Which leaves us with a major problem. How the heck do we stop this (and other potential failures of our broadband infrastructure) from happening again when the agency Congress actually directed to handle this has decided to abdicate its responsibility entirely? I have been preaching for nearly 10 years now that Title II authority over broadband is absolutely necessary to protect and manage our critical communications infrastructure. As I keep saying, this goes way beyond net neutrality. As broadband becomes integrated into everything in our lives – including public safety – there needs to be someone other than a group of unaccountable private companies looking out for the public interest. Because, as this event demonstrates, we are not just talking about ‘Netflix and cat videos’ or about ‘innovation’ or any of the other industry deflections. We are talking about stuff that literally impacts people’s lives. According to this report from NPR, the Verizon incident occurred just at the moment firefighters were deploying to stop the Mendocino Complex Fire. It’s impossible to determine just how much this screwed things up and whether the fire could have been better contained at the outset if throttling hadn’t knocked out their entire command-and-control for hours at the outset. But it is certainly safe to say that the first few hours of organizing to contain a wildfire are critical, and having your ISP throttle your command center broadband connection down to effectively useless is like trying to organize a parade while wearing a blindfold, earplugs and a gag over your mouth.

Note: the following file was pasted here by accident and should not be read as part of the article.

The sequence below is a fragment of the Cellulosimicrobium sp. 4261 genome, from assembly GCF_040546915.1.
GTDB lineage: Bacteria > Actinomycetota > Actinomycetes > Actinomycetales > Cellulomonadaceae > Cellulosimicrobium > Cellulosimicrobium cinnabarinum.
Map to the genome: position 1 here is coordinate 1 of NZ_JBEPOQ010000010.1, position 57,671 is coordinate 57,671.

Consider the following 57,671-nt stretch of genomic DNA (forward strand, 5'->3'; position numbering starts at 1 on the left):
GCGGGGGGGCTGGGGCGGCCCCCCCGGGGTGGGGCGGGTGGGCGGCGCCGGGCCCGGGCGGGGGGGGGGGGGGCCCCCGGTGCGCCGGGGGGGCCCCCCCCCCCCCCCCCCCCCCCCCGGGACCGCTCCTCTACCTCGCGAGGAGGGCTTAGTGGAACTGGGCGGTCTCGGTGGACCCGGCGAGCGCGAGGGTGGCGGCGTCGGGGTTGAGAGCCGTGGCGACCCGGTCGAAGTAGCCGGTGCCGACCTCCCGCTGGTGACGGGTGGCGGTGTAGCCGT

Happily, we have an easy answer to the question of “how do we make sure someone is responsible from preventing these kinds of screw ups going forward.” Congress needs to vote the CRA and force the FCC to take back authority for broadband. Or, if you’re California and don’t like seeing your state literally go up in flames while on hold with customer support, then you need to pass SB 822 — the California net neutrality bill. Anything else is literally fiddling around while California burns.

 

Lots more below . . .

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I Take the #CallYourRep4TheNet Challenge, and You Can Too!

My buddies at Free Press are running a challenge to get people to call their Member of Congress to support the Congressional Resolution Act of Disapproval (CRA) to repeal the FCC Order eliminating net neutrality rules (more info here). You can find out more about #CallYourRep4TheNet Karaoke Challenge here.